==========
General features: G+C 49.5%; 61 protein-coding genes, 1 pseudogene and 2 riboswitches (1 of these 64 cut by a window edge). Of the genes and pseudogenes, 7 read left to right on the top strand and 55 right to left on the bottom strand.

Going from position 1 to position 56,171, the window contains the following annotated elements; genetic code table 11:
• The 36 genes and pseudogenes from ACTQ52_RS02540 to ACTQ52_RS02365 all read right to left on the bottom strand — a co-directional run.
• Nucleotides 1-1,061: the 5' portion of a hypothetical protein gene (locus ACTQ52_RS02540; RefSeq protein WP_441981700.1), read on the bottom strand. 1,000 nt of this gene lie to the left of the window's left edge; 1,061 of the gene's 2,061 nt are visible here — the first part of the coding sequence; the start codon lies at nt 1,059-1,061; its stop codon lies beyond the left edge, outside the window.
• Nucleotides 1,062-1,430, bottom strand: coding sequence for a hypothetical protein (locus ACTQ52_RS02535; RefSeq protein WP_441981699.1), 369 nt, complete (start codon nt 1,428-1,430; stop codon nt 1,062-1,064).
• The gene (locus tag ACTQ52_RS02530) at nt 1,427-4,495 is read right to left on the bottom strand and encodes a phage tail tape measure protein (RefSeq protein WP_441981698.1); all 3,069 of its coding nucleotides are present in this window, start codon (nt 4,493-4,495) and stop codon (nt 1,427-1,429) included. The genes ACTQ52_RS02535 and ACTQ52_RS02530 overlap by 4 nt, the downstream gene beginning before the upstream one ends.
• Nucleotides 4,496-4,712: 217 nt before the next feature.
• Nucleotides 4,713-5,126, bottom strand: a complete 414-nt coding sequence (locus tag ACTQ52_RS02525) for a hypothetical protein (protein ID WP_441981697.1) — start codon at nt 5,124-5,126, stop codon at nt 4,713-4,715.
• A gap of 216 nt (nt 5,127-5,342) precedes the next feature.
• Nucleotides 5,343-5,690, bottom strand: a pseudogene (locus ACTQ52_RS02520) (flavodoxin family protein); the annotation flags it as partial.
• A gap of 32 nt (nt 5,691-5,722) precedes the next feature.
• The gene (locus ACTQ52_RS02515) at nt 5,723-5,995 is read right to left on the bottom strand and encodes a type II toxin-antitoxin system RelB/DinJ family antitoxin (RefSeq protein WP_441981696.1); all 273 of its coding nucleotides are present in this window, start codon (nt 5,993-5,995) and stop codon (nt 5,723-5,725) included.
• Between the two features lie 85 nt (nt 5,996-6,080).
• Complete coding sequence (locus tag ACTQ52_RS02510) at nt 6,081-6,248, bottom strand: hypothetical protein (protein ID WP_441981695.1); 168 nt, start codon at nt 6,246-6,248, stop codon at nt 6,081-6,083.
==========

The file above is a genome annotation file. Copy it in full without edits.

General features: G+C 49.5%; 61 protein-coding genes, 1 pseudogene and 2 riboswitches (1 of these 64 cut by a window edge). Of the genes and pseudogenes, 7 read left to right on the top strand and 55 right to left on the bottom strand.

Going from position 1 to position 56,171, the window contains the following annotated elements; genetic code table 11:
• The 36 genes and pseudogenes from ACTQ52_RS02540 to ACTQ52_RS02365 all read right to left on the bottom strand — a co-directional run.
• Nucleotides 1-1,061: the 5' portion of a hypothetical protein gene (locus ACTQ52_RS02540; RefSeq protein WP_441981700.1), read on the bottom strand. 1,000 nt of this gene lie to the left of the window's left edge; 1,061 of the gene's 2,061 nt are visible here — the first part of the coding sequence; the start codon lies at nt 1,059-1,061; its stop codon lies beyond the left edge, outside the window.
• Nucleotides 1,062-1,430, bottom strand: coding sequence for a hypothetical protein (locus ACTQ52_RS02535; RefSeq protein WP_441981699.1), 369 nt, complete (start codon nt 1,428-1,430; stop codon nt 1,062-1,064).
• The gene (locus tag ACTQ52_RS02530) at nt 1,427-4,495 is read right to left on the bottom strand and encodes a phage tail tape measure protein (RefSeq protein WP_441981698.1); all 3,069 of its coding nucleotides are present in this window, start codon (nt 4,493-4,495) and stop codon (nt 1,427-1,429) included. The genes ACTQ52_RS02535 and ACTQ52_RS02530 overlap by 4 nt, the downstream gene beginning before the upstream one ends.
• Nucleotides 4,496-4,712: 217 nt before the next feature.
• Nucleotides 4,713-5,126, bottom strand: a complete 414-nt coding sequence (locus tag ACTQ52_RS02525) for a hypothetical protein (protein ID WP_441981697.1) — start codon at nt 5,124-5,126, stop codon at nt 4,713-4,715.
• A gap of 216 nt (nt 5,127-5,342) precedes the next feature.
• Nucleotides 5,343-5,690, bottom strand: a pseudogene (locus ACTQ52_RS02520) (flavodoxin family protein); the annotation flags it as partial.
• A gap of 32 nt (nt 5,691-5,722) precedes the next feature.
• The gene (locus ACTQ52_RS02515) at nt 5,723-5,995 is read right to left on the bottom strand and encodes a type II toxin-antitoxin system RelB/DinJ family antitoxin (RefSeq protein WP_441981696.1); all 273 of its coding nucleotides are present in this window, start codon (nt 5,993-5,995) and stop codon (nt 5,723-5,725) included.
• Between the two features lie 85 nt (nt 5,996-6,080).
• Complete coding sequence (locus tag ACTQ52_RS02510) at nt 6,081-6,248, bottom strand: hypothetical protein (protein ID WP_441981695.1); 168 nt, start codon at nt 6,246-6,248, stop codon at nt 6,081-6,083.